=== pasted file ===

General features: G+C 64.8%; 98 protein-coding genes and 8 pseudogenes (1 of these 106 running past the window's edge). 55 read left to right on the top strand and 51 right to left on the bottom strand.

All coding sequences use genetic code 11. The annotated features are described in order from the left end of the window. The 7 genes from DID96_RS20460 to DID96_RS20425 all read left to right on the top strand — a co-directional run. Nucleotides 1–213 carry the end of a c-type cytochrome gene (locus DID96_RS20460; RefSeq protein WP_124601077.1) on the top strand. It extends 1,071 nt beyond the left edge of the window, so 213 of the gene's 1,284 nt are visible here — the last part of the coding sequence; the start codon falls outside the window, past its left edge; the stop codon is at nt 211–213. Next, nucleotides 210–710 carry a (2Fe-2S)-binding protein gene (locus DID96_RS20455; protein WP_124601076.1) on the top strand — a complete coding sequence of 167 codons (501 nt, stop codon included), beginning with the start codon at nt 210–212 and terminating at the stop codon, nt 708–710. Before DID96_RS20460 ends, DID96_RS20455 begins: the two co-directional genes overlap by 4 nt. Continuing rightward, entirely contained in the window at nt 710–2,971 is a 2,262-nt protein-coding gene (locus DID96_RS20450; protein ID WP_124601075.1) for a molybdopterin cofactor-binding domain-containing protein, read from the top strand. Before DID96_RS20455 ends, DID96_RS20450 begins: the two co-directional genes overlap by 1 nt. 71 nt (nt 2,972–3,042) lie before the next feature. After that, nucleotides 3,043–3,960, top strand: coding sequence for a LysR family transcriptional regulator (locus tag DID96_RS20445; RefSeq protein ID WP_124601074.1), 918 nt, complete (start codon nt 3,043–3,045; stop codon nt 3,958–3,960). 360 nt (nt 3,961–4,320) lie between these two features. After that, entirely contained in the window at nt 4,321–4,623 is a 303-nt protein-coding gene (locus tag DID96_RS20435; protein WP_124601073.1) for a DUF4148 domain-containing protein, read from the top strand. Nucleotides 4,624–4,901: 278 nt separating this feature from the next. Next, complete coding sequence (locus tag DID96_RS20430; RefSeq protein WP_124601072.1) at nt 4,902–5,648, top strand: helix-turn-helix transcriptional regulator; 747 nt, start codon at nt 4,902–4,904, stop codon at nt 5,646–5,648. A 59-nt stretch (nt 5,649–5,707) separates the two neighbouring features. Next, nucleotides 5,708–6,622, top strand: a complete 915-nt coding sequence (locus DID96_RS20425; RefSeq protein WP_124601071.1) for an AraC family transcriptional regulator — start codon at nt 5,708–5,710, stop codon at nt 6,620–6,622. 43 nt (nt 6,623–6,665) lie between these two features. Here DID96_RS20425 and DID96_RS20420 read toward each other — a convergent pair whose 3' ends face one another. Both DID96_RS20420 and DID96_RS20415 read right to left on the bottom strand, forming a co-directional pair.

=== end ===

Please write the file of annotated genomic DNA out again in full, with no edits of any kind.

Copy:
General features: G+C 64.8%; 98 protein-coding genes and 8 pseudogenes (1 of these 106 running past the window's edge). 55 read left to right on the top strand and 51 right to left on the bottom strand.

All coding sequences use genetic code 11. The annotated features are described in order from the left end of the window. The 7 genes from DID96_RS20460 to DID96_RS20425 all read left to right on the top strand — a co-directional run. Nucleotides 1–213 carry the end of a c-type cytochrome gene (locus DID96_RS20460; RefSeq protein WP_124601077.1) on the top strand. It extends 1,071 nt beyond the left edge of the window, so 213 of the gene's 1,284 nt are visible here — the last part of the coding sequence; the start codon falls outside the window, past its left edge; the stop codon is at nt 211–213. Next, nucleotides 210–710 carry a (2Fe-2S)-binding protein gene (locus DID96_RS20455; protein WP_124601076.1) on the top strand — a complete coding sequence of 167 codons (501 nt, stop codon included), beginning with the start codon at nt 210–212 and terminating at the stop codon, nt 708–710. Before DID96_RS20460 ends, DID96_RS20455 begins: the two co-directional genes overlap by 4 nt. Continuing rightward, entirely contained in the window at nt 710–2,971 is a 2,262-nt protein-coding gene (locus DID96_RS20450; protein ID WP_124601075.1) for a molybdopterin cofactor-binding domain-containing protein, read from the top strand. Before DID96_RS20455 ends, DID96_RS20450 begins: the two co-directional genes overlap by 1 nt. 71 nt (nt 2,972–3,042) lie before the next feature. After that, nucleotides 3,043–3,960, top strand: coding sequence for a LysR family transcriptional regulator (locus tag DID96_RS20445; RefSeq protein ID WP_124601074.1), 918 nt, complete (start codon nt 3,043–3,045; stop codon nt 3,958–3,960). 360 nt (nt 3,961–4,320) lie between these two features. After that, entirely contained in the window at nt 4,321–4,623 is a 303-nt protein-coding gene (locus tag DID96_RS20435; protein WP_124601073.1) for a DUF4148 domain-containing protein, read from the top strand. Nucleotides 4,624–4,901: 278 nt separating this feature from the next. Next, complete coding sequence (locus tag DID96_RS20430; RefSeq protein WP_124601072.1) at nt 4,902–5,648, top strand: helix-turn-helix transcriptional regulator; 747 nt, start codon at nt 4,902–4,904, stop codon at nt 5,646–5,648. A 59-nt stretch (nt 5,649–5,707) separates the two neighbouring features. Next, nucleotides 5,708–6,622, top strand: a complete 915-nt coding sequence (locus DID96_RS20425; RefSeq protein WP_124601071.1) for an AraC family transcriptional regulator — start codon at nt 5,708–5,710, stop codon at nt 6,620–6,622. 43 nt (nt 6,623–6,665) lie between these two features. Here DID96_RS20425 and DID96_RS20420 read toward each other — a convergent pair whose 3' ends face one another. Both DID96_RS20420 and DID96_RS20415 read right to left on the bottom strand, forming a co-directional pair.